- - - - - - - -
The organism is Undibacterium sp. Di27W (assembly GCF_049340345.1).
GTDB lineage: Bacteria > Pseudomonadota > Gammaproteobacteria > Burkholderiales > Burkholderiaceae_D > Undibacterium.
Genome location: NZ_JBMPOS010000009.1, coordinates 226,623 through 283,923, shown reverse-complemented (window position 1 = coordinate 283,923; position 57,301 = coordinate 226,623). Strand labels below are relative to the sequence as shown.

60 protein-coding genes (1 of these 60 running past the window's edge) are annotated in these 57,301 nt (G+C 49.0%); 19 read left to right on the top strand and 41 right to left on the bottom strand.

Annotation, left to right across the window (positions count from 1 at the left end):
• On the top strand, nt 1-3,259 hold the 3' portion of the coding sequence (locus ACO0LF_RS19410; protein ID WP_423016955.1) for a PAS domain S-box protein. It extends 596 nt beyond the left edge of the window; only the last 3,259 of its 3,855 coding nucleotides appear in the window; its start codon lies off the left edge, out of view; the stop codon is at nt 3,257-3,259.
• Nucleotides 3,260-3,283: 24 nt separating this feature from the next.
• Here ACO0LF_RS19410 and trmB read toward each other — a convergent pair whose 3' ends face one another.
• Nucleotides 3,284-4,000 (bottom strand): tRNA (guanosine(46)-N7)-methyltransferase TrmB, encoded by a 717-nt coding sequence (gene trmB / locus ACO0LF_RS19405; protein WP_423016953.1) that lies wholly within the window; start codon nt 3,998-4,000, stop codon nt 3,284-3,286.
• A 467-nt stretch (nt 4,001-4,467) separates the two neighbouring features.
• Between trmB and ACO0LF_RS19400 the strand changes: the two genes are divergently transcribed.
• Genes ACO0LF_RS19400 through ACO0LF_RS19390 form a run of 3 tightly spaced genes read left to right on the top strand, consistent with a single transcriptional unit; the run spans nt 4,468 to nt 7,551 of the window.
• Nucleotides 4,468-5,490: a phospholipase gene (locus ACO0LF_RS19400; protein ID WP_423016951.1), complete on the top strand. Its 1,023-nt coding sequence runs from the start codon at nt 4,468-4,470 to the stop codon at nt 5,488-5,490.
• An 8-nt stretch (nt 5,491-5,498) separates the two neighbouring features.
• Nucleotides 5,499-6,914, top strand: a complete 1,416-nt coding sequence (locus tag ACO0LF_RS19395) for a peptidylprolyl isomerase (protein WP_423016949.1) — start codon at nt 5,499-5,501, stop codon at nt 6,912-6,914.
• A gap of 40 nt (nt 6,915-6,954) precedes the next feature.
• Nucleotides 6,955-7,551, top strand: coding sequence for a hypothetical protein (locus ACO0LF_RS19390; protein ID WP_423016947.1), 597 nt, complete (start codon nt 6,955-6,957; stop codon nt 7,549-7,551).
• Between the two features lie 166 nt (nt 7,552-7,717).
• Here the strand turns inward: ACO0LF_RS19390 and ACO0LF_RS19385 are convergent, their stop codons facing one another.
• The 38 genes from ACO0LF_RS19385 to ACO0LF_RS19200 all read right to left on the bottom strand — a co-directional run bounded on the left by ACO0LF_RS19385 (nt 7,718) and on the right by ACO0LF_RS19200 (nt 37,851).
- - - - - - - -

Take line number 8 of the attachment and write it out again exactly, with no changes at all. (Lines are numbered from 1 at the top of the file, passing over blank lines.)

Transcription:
• Here ACO0LF_RS19410 and trmB read toward each other — a convergent pair whose 3' ends face one another.